Victor Davis Hanson: California's Water Wars

Roundup: Historians' Take

Victor Davis Hanson is a contributing editor of City Journal. He is the author of the forthcoming novel "The End of Sparta." Adapted from the summer issue of City Journal.

California's water wars aren't about scarcity. Even with 37 million people and the nation's most irrigation-intensive agriculture, the state usually has enough water for both people and crops, thanks to the brilliant hydrological engineering of past Californians. But now there is a new element in the century-old water calculus: a demand that the state's inland waters flow as pristinely as they supposedly did before the age of dams, reservoirs and canals. Only that way can California's rivers, descending from their mountain origins, reach the Sacramento-San Joaquin River Delta year-round. Only that way, environmentalists say, can a 3-inch delta fish be saved and salmon runs from the Pacific to the interior restored.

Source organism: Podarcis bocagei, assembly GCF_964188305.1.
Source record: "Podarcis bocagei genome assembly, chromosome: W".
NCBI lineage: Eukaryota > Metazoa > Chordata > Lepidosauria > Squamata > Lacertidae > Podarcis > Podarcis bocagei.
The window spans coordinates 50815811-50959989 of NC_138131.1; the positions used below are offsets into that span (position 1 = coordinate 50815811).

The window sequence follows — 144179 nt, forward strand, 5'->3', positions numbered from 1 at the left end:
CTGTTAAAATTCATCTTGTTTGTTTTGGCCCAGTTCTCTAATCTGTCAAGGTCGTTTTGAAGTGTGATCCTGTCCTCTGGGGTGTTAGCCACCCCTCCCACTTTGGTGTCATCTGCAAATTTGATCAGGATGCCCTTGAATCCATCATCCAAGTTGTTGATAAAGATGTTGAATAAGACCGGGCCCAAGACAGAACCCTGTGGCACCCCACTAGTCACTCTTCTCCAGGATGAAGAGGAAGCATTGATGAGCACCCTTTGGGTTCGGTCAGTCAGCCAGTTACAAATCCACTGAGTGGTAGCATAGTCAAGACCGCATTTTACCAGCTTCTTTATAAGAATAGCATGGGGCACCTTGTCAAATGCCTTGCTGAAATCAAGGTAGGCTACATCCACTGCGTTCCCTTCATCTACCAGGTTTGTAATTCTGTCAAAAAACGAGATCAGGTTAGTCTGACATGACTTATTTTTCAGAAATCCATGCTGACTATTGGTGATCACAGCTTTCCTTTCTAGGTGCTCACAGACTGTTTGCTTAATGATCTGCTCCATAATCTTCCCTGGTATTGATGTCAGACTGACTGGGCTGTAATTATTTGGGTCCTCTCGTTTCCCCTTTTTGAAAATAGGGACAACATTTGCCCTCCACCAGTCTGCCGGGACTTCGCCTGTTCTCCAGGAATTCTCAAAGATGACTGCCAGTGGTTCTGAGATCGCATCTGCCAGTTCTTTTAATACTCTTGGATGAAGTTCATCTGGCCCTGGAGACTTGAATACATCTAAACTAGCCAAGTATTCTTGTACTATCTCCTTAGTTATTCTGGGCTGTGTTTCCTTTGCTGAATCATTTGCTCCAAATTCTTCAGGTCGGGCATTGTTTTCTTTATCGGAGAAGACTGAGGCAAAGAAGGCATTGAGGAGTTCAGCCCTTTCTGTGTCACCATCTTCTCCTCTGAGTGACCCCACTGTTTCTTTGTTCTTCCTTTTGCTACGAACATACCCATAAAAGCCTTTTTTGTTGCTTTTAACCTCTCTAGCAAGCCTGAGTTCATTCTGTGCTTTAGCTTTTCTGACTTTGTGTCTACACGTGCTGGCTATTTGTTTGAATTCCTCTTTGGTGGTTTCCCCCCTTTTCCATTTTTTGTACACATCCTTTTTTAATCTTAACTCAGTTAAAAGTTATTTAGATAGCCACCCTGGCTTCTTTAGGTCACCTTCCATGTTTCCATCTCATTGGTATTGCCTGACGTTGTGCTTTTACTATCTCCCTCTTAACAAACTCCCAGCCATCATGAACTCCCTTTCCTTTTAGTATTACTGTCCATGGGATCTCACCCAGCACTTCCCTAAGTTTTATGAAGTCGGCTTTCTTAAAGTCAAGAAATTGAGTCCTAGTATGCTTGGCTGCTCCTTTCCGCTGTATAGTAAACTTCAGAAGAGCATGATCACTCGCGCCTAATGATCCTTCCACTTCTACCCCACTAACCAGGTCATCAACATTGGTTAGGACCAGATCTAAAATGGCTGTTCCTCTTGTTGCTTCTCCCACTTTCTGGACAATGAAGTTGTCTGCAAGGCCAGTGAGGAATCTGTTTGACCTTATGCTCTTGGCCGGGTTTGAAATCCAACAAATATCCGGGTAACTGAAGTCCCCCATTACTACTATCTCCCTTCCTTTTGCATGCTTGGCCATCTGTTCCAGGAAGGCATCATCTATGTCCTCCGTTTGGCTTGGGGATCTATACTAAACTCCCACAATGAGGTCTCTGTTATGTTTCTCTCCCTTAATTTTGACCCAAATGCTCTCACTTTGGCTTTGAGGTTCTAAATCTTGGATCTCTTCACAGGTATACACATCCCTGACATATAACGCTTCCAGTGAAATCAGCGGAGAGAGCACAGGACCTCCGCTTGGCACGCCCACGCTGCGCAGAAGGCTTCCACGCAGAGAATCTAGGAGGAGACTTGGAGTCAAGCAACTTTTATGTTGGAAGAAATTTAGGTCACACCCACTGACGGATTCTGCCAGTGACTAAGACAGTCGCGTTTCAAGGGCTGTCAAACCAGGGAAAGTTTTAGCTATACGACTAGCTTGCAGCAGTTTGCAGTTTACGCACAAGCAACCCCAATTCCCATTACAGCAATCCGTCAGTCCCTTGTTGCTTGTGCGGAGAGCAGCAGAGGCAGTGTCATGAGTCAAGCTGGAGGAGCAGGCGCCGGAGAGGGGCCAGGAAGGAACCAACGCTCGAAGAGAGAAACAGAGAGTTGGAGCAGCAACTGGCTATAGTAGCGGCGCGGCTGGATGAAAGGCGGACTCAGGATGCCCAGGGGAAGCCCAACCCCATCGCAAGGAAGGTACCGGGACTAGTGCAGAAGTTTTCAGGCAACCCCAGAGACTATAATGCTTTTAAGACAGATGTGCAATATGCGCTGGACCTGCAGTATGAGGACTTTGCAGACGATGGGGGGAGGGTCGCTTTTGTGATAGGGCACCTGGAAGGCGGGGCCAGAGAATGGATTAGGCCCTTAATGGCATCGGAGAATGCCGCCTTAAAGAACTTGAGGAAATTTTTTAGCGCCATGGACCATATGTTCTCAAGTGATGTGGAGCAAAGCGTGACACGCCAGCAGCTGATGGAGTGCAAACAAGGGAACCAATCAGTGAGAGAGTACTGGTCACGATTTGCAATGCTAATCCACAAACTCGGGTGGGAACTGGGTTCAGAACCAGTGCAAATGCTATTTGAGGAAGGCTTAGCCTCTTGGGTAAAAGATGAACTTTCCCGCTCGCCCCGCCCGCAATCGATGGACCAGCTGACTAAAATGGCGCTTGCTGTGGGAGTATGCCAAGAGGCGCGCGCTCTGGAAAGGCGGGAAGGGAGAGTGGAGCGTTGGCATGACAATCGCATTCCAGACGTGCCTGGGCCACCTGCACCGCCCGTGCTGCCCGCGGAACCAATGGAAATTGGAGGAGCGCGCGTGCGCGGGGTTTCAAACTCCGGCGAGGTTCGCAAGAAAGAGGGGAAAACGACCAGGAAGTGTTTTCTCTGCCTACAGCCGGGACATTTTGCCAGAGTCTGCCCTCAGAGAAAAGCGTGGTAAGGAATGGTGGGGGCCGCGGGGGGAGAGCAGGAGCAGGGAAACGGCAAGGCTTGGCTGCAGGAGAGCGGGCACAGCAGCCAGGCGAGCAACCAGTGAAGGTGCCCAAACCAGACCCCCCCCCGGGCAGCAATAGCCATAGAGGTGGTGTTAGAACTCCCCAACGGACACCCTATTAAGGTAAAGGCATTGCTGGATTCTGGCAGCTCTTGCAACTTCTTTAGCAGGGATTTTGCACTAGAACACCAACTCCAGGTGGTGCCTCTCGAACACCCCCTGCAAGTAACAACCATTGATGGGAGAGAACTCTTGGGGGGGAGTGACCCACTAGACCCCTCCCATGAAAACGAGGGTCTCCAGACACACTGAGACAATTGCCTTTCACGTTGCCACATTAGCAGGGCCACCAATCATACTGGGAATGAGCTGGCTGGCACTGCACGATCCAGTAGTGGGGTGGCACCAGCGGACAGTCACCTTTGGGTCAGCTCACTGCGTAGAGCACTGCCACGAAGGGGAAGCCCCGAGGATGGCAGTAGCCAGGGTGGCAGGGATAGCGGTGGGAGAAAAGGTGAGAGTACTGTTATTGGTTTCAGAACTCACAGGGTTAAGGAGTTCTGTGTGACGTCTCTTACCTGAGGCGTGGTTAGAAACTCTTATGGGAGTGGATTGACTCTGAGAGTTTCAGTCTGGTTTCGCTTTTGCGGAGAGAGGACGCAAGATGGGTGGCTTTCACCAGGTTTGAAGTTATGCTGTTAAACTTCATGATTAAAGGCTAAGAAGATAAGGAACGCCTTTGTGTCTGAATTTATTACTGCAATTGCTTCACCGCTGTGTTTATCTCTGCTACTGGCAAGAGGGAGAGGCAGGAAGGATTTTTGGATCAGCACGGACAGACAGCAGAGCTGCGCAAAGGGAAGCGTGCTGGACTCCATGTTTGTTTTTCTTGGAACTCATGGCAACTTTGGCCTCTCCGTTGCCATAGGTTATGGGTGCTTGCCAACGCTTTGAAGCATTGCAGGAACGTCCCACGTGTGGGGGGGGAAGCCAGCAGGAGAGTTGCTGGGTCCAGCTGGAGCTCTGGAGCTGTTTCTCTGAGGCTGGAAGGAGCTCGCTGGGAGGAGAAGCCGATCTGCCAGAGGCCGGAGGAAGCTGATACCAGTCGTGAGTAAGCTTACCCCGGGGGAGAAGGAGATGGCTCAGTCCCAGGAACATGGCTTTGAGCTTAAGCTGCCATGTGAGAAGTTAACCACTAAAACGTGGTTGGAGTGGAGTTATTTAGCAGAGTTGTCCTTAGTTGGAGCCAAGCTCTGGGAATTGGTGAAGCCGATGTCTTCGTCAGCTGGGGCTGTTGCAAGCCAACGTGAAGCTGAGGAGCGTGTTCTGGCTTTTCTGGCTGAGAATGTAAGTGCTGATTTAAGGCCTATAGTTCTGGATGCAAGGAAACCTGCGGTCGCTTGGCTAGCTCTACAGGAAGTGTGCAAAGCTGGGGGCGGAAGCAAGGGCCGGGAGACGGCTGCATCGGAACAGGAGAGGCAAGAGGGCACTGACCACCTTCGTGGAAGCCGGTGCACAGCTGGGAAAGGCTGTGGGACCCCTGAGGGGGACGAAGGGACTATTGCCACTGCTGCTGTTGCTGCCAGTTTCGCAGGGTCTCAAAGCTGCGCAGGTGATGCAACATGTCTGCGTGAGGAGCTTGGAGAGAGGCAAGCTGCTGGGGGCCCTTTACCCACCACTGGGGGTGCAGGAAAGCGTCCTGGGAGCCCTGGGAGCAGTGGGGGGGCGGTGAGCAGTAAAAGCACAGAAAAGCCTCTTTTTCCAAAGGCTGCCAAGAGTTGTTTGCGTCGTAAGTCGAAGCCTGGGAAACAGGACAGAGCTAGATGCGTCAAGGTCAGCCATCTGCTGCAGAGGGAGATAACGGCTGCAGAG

Such green dreams are not new to California politics. But their consequences, in this case, have been particularly dire: rich farmland idled, workers laid off and massive tax revenues forfeited.

You can learn an important fact about the water wars simply by driving the width of California's vast Central Valley, home to a large chunk of the state's $14-billion farm export business. What the drive teaches you is that there is no single Central Valley agriculture. Rather, the state is divided longitudinally, right down its middle, into two farming landscapes. These regions — the east and west sides of the Central Valley — differ not only in the crops they grow but also in the availability of water....

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